If one database is corrupt or crashes, you can switch to the failover replica. If you’re sufficiently clever and have some hardware support such as load balancers, you can make the fail-over procedure automatic or nearly so, so there is little or no user-visible downtime from the failover procedure.
If you’re using a replication strategy, you typically will have at least three replicas, so you don’t lose the failover capability once you’ve done a failover, as it may take hours or days to repair the DB that failed.
People also still may have backups even if they have replication, as you may have a massive disaster and still need to rebuild the DB - a not-unknown scenario is the app messes up the DB and you need to restore an entire cluster to the state as it was before the app “broke the DB” - as well as backups for forensic or compliance reasons.
Build backups from snapshots
A virtual machine snapshot is a copy of the VM state as it exists in server memory at a particular moment, along with any settings and the state of any virtual disks assigned to the VM. The VM snapshot is saved to disk, typically the SAN.
A snapshot backup is an important data-protection tool for VMs, but it should not be the only backup technique. The VM snapshot backup process treats virtual machine disk files as a single file, so the entire instance must be restored to recover a lost text or deleted note. This has long forced administrators to restore the VM snapshot to a lab or other nonproduction server to recover specific files within the VM. However, this is changing with the introduction of more robust and capable tools that can look inside VM snapshots and find specific data.
The advantage of having an additional copy of the snapshot data that is stored outside of the storage array is that, if the storage array becomes unavailable because of a hardware failure or a disaster, then the snapshot is still available on a different media.
Remote Code Repositories
Learning version control nowadays is something we all must be familiar with. A remote repository is, at its core, another instance of the repository you're working in that is linked so that changes made to one can be pushed to the other. The remote repository could be hosted on a Git hosting service like GitHub or BitBucket, it could be on a co-workers machine, or it could even be another folder on your local machine.
In a typical Git project there is one remote repository known as the "Central" repository. The central repo is almost always hosted either on a private server setup for this explicit purpose, or on a Git hosting service. Because creating your own Git server is fairly complex, and unnecessary for the average user, most people rely on a Git hosting service to house our central repository.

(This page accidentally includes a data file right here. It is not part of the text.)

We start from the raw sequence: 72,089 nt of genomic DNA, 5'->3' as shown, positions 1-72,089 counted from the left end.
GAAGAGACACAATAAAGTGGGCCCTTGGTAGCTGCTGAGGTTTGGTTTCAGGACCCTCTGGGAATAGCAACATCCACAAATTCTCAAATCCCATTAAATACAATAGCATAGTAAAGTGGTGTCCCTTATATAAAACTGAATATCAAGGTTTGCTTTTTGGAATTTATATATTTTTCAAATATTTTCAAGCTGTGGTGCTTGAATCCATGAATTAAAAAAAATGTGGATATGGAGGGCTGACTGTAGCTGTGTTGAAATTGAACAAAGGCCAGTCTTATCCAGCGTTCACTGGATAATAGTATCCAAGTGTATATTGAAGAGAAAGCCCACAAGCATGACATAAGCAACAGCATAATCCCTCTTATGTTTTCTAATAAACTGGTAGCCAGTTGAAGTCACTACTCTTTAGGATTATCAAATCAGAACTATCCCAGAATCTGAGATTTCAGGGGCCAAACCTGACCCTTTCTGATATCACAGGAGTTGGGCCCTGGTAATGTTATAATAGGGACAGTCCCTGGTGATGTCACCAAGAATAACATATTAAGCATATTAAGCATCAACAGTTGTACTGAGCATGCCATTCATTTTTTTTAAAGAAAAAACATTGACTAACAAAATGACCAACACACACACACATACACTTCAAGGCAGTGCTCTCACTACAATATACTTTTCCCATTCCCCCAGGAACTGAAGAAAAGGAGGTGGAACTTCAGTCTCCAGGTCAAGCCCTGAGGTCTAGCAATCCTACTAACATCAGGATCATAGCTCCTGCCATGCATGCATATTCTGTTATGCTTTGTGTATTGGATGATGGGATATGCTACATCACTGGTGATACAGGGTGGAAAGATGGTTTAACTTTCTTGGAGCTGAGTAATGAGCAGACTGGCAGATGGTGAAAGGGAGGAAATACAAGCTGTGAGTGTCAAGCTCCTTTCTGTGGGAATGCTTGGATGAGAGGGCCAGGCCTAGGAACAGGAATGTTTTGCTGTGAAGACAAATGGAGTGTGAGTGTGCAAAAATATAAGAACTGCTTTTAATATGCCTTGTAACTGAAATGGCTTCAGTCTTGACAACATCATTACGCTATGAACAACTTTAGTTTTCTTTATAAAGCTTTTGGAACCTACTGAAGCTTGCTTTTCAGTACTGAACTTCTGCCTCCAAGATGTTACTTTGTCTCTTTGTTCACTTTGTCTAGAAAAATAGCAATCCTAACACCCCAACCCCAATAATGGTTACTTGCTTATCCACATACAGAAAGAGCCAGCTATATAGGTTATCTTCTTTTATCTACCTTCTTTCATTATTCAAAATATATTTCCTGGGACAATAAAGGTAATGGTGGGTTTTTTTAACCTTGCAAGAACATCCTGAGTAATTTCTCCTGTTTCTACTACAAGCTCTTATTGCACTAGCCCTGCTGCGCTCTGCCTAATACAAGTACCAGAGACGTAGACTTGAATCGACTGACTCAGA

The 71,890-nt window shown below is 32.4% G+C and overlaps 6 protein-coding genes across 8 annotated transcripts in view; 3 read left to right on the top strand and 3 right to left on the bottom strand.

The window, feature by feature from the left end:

If you'd like to work on a website locally (which is faster, and helps prevent making mistakes on your live site) you can pull the central repo to your live server and host the site from that copy. Then, work away on your local machine, knowing that nothing you do will affect the live copy. Once you're happy with the changes, You can push them to the central repo, and pull them to the live site.
Since Git is at its core a version control system, you can then roll the code back to its previous working state in case something does goes wrong.
Remote repositories can serve you as a mean of code backup, but they offer you lots of other good things like online collaboration and version control. You can also track issues more easily.
Continuous Integration (CI) allows you to continuously integrate code into a single shared and easy to access repository. Continuous Delivery (CD) allows you to take the code stored in the repository and continuously deliver it to production. CI/CD creates a fast and effective process of getting your product to market before your competition as well as releasing new features and bug fixes to keep your current customers happy.
Offsite backups guarantee a high level of security and peace of mind as it allows data storage off site/online. It helps you in saving time and costs too. It provides much better protection against the natural disasters. Also allows unlimited amount of data retention.
With any good data recovery plan, keeping local copies of backups is essential. However, due to risks associated with physical disasters, ransomware, theft, and other threats, keeping local backups should never be the only facet of your strategy.